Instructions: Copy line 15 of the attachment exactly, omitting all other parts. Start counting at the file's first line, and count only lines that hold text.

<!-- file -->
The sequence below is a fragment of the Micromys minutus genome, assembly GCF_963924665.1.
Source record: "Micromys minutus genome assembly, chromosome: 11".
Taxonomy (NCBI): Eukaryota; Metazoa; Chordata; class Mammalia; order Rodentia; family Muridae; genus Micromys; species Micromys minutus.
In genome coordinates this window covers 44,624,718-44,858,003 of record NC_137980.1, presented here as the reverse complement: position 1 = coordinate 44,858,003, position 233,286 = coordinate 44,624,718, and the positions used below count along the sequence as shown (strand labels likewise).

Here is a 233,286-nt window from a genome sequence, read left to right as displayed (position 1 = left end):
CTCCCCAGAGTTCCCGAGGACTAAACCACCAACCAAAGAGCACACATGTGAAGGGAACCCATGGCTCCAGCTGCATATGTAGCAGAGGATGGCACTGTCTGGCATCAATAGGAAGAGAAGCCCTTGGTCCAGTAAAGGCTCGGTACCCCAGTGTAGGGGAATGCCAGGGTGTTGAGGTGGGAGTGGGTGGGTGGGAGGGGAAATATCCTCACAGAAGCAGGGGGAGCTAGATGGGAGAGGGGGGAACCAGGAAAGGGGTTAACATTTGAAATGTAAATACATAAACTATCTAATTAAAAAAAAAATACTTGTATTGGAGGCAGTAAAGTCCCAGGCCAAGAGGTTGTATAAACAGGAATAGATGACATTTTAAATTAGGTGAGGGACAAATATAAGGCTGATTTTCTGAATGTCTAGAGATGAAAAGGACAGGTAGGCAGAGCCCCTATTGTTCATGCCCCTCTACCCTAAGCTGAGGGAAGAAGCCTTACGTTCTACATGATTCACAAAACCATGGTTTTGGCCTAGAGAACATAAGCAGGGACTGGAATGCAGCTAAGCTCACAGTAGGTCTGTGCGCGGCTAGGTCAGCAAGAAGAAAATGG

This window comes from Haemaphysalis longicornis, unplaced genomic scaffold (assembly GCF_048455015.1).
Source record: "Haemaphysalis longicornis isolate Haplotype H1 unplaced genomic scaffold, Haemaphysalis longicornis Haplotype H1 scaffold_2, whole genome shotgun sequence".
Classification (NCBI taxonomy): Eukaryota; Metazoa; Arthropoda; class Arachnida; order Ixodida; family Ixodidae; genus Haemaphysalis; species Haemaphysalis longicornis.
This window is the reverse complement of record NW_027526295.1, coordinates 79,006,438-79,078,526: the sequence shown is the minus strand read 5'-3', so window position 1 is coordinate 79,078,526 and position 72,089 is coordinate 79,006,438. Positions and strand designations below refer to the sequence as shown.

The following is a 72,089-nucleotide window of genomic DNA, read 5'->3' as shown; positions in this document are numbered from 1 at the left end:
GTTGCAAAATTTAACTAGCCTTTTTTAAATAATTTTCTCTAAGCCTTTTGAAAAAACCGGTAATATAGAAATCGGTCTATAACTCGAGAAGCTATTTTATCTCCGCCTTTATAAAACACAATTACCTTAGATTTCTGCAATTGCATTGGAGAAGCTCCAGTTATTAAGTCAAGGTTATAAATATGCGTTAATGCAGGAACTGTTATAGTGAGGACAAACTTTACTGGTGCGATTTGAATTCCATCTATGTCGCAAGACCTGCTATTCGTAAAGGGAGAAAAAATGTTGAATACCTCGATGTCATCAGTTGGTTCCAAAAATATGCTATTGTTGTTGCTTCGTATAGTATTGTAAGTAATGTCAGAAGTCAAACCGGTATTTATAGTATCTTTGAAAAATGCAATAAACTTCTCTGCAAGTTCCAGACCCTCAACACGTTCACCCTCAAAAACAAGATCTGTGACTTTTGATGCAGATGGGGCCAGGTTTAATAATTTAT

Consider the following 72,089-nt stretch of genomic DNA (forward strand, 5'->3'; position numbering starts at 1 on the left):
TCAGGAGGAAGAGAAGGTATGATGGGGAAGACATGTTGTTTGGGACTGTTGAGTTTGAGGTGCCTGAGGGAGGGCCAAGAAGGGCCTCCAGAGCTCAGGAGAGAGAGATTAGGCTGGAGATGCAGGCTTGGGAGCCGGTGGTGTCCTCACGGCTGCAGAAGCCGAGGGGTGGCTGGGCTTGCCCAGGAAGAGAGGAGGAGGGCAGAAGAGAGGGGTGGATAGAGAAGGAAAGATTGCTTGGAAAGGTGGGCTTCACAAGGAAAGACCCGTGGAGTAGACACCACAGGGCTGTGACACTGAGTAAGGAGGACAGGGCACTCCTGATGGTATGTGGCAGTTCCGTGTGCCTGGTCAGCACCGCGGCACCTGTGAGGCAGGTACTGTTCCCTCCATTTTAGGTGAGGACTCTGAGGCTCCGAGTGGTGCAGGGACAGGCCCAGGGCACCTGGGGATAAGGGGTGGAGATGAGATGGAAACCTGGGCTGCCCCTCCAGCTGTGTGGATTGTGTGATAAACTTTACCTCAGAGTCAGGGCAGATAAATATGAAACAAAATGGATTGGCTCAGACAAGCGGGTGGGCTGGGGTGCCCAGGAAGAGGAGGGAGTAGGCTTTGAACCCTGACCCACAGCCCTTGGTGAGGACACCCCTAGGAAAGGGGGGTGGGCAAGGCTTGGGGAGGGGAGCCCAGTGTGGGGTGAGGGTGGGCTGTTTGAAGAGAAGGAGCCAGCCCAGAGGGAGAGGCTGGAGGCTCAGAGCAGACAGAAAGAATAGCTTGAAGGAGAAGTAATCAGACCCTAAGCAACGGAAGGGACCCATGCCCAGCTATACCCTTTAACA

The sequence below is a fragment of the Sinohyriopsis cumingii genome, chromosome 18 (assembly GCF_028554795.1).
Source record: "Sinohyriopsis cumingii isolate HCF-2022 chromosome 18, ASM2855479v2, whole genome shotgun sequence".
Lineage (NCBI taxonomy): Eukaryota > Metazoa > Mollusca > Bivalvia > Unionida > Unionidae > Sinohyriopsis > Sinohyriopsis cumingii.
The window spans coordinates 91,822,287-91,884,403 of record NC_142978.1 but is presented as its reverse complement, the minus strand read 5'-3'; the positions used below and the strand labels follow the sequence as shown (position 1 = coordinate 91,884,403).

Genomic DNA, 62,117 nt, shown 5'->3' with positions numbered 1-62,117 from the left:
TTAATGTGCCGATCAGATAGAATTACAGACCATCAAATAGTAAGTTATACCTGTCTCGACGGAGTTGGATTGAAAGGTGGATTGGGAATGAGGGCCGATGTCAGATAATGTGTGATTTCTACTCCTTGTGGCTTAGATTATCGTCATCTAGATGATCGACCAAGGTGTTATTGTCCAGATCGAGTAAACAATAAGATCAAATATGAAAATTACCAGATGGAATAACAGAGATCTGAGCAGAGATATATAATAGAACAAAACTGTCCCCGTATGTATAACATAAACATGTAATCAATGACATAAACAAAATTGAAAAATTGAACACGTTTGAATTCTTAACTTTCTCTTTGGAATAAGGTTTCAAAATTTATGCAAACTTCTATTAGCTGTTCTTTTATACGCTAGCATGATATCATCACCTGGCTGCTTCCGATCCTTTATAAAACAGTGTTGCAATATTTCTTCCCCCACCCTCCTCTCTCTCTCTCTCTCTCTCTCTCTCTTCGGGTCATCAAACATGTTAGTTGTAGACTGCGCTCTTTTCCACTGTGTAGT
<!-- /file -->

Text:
The sequence below is a fragment of the Sinohyriopsis cumingii genome, chromosome 18 (assembly GCF_028554795.1).